The thing about big, bold moves is there is rarely sufficient funding or will to tackle them all at once. To start the ball rolling on a large, decentralized project often requires pilot projects to demonstrate the benefits of future investment. In the case of my proposal to contain LA’s rainwater within the city rather than ejecting it into the LA River, there seems no better place to start than in the city’s Arts District. Not only are artists known for being open to new ideas, but also, the area is severely lacking in public gathering spaces, vegetation, and access to the river. The District will be a natural fit for an urban laboratory.

    The thing about big, bold moves is there is rarely sufficient funding or will to tackle them all at once. To start the ball rolling on a large, decentralized project often requires pilot projects to demonstrate the benefits of future investment. In the case of my proposal to contain LA’s rainwater within the city rather than ejecting it into the LA River, there seems no better place to start than in the city’s Arts District. Not only are artists known for being open to new ideas, but also, the area is severely lacking in public gathering spaces, vegetation, and access to the river. The District will be a natural fit for an urban laboratory.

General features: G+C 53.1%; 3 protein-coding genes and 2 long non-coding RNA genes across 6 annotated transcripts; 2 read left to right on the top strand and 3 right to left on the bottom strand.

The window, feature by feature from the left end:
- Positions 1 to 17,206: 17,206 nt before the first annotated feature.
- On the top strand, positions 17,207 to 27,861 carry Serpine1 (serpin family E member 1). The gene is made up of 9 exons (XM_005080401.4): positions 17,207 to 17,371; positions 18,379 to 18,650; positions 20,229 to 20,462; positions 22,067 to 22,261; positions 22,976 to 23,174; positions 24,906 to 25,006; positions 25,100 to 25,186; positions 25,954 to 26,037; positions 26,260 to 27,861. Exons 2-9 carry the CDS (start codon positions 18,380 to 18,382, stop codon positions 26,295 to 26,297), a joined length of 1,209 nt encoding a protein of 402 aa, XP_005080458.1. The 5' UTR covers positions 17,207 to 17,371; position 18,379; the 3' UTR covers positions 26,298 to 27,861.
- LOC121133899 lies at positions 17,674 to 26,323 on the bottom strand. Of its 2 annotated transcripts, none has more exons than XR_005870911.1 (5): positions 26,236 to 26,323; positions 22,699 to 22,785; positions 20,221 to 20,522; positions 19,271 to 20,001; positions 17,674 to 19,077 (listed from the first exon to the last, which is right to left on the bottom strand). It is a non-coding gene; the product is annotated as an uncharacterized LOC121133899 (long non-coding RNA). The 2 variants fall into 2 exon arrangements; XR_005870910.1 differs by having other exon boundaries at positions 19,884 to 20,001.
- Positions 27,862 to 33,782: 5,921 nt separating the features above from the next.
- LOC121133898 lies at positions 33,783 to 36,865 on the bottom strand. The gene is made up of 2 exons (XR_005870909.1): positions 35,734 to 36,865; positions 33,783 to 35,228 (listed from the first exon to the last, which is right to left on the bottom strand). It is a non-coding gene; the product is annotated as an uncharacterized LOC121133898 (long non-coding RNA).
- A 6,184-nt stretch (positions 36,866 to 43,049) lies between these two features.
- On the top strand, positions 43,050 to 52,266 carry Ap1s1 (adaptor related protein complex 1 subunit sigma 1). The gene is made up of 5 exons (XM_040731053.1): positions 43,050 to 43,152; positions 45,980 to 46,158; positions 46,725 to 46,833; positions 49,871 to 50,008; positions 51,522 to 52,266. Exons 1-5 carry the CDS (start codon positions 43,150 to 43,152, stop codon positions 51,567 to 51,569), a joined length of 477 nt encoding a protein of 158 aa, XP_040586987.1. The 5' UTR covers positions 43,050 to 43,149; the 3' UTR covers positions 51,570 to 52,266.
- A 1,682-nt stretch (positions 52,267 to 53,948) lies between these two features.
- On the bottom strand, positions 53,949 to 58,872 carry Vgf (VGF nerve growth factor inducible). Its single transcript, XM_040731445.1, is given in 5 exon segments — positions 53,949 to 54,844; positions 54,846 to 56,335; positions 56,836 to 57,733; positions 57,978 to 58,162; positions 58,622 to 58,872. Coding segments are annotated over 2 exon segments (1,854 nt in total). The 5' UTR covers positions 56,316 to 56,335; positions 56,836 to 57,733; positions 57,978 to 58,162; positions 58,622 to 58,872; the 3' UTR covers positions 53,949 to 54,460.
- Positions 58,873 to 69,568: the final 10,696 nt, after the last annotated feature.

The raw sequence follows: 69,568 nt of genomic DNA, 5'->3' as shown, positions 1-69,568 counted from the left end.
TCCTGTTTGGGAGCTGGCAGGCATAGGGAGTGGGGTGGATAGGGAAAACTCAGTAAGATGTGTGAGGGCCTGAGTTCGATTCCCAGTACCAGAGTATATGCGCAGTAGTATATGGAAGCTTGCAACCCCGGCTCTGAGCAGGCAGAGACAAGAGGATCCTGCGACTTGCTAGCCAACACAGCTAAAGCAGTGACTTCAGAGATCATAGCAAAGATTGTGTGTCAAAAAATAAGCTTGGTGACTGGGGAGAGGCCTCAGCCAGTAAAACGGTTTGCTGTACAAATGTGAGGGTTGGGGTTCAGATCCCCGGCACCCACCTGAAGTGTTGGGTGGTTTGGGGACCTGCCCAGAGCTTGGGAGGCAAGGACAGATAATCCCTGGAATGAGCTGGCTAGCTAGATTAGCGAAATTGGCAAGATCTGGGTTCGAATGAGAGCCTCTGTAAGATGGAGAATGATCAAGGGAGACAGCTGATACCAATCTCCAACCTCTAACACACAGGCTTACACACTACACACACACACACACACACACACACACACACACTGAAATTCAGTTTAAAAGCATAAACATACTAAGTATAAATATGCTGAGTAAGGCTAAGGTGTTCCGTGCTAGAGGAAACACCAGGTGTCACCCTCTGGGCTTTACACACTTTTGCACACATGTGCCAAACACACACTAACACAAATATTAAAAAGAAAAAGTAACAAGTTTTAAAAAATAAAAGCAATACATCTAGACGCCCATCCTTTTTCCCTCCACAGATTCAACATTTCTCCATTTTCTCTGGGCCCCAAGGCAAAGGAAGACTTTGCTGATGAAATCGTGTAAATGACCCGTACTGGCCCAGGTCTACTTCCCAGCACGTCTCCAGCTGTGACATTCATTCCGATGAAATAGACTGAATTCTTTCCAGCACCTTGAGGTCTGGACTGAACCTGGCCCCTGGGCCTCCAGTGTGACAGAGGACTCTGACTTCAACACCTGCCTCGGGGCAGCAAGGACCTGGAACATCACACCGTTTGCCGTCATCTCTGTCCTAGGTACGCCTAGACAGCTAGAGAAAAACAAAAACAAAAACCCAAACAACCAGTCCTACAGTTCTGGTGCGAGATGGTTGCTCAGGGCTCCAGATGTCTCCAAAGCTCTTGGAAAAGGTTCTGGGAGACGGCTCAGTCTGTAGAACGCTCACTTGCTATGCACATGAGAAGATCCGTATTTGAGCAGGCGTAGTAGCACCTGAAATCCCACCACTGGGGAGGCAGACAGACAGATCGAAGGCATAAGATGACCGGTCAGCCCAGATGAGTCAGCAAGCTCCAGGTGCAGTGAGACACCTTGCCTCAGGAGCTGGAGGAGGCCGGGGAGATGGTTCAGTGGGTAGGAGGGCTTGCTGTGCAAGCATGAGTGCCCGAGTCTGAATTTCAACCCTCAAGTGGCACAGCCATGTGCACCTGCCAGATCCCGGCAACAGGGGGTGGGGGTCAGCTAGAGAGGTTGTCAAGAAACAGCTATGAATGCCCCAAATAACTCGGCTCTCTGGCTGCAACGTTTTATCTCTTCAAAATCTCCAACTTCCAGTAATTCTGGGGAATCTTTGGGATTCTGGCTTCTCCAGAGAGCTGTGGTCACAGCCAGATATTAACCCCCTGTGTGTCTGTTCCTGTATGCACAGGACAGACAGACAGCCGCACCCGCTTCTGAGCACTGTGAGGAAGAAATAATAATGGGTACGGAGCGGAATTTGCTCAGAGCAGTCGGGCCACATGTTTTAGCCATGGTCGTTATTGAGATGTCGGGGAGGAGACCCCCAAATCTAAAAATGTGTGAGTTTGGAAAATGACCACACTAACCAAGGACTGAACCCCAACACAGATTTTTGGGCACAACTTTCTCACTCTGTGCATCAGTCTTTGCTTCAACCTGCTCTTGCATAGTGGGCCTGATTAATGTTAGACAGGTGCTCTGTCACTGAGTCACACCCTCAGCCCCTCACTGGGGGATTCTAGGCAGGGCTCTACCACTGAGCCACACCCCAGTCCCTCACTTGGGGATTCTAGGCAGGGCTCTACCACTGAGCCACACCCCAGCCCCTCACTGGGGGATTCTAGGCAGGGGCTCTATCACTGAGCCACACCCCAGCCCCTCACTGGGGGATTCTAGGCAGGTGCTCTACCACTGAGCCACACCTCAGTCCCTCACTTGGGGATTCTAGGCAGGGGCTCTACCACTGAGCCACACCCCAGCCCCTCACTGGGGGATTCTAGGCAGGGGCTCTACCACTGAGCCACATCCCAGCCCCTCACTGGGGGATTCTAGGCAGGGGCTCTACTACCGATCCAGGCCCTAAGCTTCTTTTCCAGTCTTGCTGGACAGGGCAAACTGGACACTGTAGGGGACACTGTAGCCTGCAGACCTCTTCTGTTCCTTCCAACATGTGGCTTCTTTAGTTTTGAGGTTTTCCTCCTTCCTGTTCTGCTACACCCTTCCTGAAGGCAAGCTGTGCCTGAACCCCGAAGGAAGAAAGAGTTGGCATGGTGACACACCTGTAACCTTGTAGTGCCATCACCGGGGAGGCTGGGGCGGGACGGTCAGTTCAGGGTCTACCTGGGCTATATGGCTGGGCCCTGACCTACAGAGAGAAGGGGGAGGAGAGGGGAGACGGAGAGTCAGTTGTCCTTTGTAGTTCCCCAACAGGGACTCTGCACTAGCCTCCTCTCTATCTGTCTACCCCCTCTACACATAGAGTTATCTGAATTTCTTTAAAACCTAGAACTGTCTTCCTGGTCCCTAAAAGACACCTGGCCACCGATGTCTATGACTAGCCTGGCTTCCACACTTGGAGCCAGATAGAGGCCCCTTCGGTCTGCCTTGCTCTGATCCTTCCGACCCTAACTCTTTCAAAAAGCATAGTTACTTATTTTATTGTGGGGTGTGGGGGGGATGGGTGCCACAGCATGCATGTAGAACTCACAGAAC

• Week 4 - Punk Performance Park

    Week 4 - Punk Performance Park

    Performative Punk Playground responds to the physical and cultural conditions of the site to create a venue for artistic expression, experimentation, recreation, and celebration. At the watershed scale, the project re-establishes a dialogue between the river channel and the urban fabric, bringing some of what each does best to the other.